European warmbloods have had very well controlled and managed registries, in some cases for hundreds of years. If you bree a registered, let's say, Trahkener, to another registered Trahkener, the offspring is a Trahkener, but the offspring cannot be used for breeding registered Trahkeners until it passes a very rigourous inspection and is accepted by the registry. This is why the European warmbloods are very consistent in appearance and performance. One of the interesting things about the European system is that they will accept a horse regardless of its breeding IF it can meet the rigorous inspection standand, and it's not uncommon to have a horse accepted into multiple registries.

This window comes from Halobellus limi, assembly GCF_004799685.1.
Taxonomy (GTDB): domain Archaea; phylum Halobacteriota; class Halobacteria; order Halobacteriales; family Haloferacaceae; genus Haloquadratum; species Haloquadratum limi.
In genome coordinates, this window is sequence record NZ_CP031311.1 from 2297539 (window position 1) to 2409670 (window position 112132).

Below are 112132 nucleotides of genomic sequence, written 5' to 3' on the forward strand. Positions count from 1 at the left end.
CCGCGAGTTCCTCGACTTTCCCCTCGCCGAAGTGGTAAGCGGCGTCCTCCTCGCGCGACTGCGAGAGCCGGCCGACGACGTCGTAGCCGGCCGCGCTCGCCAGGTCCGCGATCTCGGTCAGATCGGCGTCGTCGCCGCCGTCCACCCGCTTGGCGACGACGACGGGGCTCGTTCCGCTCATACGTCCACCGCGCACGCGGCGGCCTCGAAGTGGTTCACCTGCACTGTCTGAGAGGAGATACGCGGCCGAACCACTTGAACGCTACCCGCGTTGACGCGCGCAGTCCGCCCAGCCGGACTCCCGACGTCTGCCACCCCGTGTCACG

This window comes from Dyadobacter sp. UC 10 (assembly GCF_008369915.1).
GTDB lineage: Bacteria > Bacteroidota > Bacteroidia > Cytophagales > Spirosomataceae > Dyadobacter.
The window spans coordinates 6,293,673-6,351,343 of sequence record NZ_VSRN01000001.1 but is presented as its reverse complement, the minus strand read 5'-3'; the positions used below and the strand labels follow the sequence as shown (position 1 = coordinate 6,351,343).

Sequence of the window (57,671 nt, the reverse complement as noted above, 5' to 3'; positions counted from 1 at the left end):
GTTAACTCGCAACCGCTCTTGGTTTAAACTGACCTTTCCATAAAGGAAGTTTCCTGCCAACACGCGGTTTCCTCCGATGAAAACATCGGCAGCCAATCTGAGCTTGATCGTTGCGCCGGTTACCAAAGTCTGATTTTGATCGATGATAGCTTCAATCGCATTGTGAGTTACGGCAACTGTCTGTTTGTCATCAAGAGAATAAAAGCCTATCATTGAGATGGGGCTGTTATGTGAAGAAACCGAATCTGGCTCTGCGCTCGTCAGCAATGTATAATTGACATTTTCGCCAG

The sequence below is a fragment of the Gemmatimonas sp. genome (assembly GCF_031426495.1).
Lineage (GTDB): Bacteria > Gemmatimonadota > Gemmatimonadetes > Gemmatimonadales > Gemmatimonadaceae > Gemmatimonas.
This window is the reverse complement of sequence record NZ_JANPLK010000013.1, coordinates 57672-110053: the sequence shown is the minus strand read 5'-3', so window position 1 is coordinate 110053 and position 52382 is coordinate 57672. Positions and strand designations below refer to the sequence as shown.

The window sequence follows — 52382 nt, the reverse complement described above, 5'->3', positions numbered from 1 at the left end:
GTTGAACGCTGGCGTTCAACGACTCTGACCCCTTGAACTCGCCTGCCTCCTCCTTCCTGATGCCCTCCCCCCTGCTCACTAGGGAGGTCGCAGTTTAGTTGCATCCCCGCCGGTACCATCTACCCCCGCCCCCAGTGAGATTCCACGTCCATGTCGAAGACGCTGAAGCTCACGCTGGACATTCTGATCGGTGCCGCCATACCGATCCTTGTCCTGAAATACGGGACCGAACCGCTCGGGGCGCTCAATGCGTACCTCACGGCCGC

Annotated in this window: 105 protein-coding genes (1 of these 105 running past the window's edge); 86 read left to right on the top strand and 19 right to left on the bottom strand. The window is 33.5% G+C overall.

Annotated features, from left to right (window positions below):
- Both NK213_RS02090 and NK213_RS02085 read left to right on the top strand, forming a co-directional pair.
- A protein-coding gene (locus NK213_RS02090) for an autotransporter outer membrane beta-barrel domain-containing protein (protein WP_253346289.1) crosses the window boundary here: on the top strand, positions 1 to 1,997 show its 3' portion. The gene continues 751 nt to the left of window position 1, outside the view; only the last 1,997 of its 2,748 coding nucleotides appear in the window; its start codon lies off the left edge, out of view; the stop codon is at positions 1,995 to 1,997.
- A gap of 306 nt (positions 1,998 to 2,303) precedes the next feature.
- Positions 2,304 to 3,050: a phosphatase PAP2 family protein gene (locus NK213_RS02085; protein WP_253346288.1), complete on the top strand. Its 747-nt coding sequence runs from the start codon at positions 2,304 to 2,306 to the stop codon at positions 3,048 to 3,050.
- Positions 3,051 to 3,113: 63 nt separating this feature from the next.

A TB/Belgian or a TB/hanoverian are a draft cross and a TB cross. I used to call my draft cross a "luke warmblood" and the term American warmblood is tossed around, sometimes half-jokingly as well.
The American Warmblood Registry is an attempt to define a type and produce consistent results like the European registries, but it's in its infancy. It will take decades, if not longer, for it to produce as recognizable a type and consistent performance results as the Europeans, IMO. I just scanned their website, and they have a lot of European warmbloods list as approved sires.